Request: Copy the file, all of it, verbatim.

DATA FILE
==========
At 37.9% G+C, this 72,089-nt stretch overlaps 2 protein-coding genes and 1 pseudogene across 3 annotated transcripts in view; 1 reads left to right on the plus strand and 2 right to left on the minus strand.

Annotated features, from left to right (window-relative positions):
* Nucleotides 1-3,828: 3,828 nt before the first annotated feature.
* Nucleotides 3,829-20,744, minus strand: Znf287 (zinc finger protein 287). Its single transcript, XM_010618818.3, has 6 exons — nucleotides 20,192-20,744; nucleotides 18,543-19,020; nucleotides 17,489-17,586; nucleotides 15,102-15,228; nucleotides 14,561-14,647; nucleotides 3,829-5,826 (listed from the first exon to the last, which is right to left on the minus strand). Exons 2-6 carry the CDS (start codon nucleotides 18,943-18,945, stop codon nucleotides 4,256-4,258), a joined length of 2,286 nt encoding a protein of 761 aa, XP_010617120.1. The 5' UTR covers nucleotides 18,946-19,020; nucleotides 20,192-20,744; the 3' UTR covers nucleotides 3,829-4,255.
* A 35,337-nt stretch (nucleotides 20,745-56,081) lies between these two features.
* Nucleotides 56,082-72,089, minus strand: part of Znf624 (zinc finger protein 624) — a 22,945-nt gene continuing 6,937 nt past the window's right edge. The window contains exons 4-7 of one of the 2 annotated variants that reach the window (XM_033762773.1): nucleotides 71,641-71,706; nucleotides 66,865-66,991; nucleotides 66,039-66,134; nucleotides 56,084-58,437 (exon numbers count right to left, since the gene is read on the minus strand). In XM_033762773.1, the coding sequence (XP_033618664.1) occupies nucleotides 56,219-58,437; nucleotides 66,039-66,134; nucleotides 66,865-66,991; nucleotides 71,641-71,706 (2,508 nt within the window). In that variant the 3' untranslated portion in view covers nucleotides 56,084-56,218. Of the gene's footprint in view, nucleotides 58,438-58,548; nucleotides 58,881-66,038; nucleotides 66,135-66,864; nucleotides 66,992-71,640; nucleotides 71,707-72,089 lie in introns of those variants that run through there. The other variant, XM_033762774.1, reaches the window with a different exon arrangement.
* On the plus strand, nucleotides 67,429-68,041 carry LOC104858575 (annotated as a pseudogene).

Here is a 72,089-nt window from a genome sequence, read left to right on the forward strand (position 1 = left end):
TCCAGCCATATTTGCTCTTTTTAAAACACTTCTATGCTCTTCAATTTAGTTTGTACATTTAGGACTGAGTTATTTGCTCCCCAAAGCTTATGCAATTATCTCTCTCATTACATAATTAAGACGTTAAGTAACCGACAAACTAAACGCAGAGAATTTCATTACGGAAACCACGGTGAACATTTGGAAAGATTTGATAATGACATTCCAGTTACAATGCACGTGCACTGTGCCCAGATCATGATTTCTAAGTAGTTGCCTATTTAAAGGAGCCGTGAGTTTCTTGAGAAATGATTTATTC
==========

At 37.9% G+C, this 72,089-nt stretch overlaps 2 protein-coding genes and 1 pseudogene across 3 annotated transcripts in view; 1 reads left to right on the plus strand and 2 right to left on the minus strand.

Annotated features, from left to right (window-relative positions):
* Nucleotides 1-3,828: 3,828 nt before the first annotated feature.
* Nucleotides 3,829-20,744, minus strand: Znf287 (zinc finger protein 287). Its single transcript, XM_010618818.3, has 6 exons — nucleotides 20,192-20,744; nucleotides 18,543-19,020; nucleotides 17,489-17,586; nucleotides 15,102-15,228; nucleotides 14,561-14,647; nucleotides 3,829-5,826 (listed from the first exon to the last, which is right to left on the minus strand). Exons 2-6 carry the CDS (start codon nucleotides 18,943-18,945, stop codon nucleotides 4,256-4,258), a joined length of 2,286 nt encoding a protein of 761 aa, XP_010617120.1. The 5' UTR covers nucleotides 18,946-19,020; nucleotides 20,192-20,744; the 3' UTR covers nucleotides 3,829-4,255.
* A 35,337-nt stretch (nucleotides 20,745-56,081) lies between these two features.
* Nucleotides 56,082-72,089, minus strand: part of Znf624 (zinc finger protein 624) — a 22,945-nt gene continuing 6,937 nt past the window's right edge. The window contains exons 4-7 of one of the 2 annotated variants that reach the window (XM_033762773.1): nucleotides 71,641-71,706; nucleotides 66,865-66,991; nucleotides 66,039-66,134; nucleotides 56,084-58,437 (exon numbers count right to left, since the gene is read on the minus strand). In XM_033762773.1, the coding sequence (XP_033618664.1) occupies nucleotides 56,219-58,437; nucleotides 66,039-66,134; nucleotides 66,865-66,991; nucleotides 71,641-71,706 (2,508 nt within the window). In that variant the 3' untranslated portion in view covers nucleotides 56,084-56,218. Of the gene's footprint in view, nucleotides 58,438-58,548; nucleotides 58,881-66,038; nucleotides 66,135-66,864; nucleotides 66,992-71,640; nucleotides 71,707-72,089 lie in introns of those variants that run through there. The other variant, XM_033762774.1, reaches the window with a different exon arrangement.
* On the plus strand, nucleotides 67,429-68,041 carry LOC104858575 (annotated as a pseudogene).

Here is a 72,089-nt window from a genome sequence, read left to right on the forward strand (position 1 = left end):
TCCAGCCATATTTGCTCTTTTTAAAACACTTCTATGCTCTTCAATTTAGTTTGTACATTTAGGACTGAGTTATTTGCTCCCCAAAGCTTATGCAATTATCTCTCTCATTACATAATTAAGACGTTAAGTAACCGACAAACTAAACGCAGAGAATTTCATTACGGAAACCACGGTGAACATTTGGAAAGATTTGATAATGACATTCCAGTTACAATGCACGTGCACTGTGCCCAGATCATGATTTCTAAGTAGTTGCCTATTTAAAGGAGCCGTGAGTTTCTTGAGAAATGATTTATTC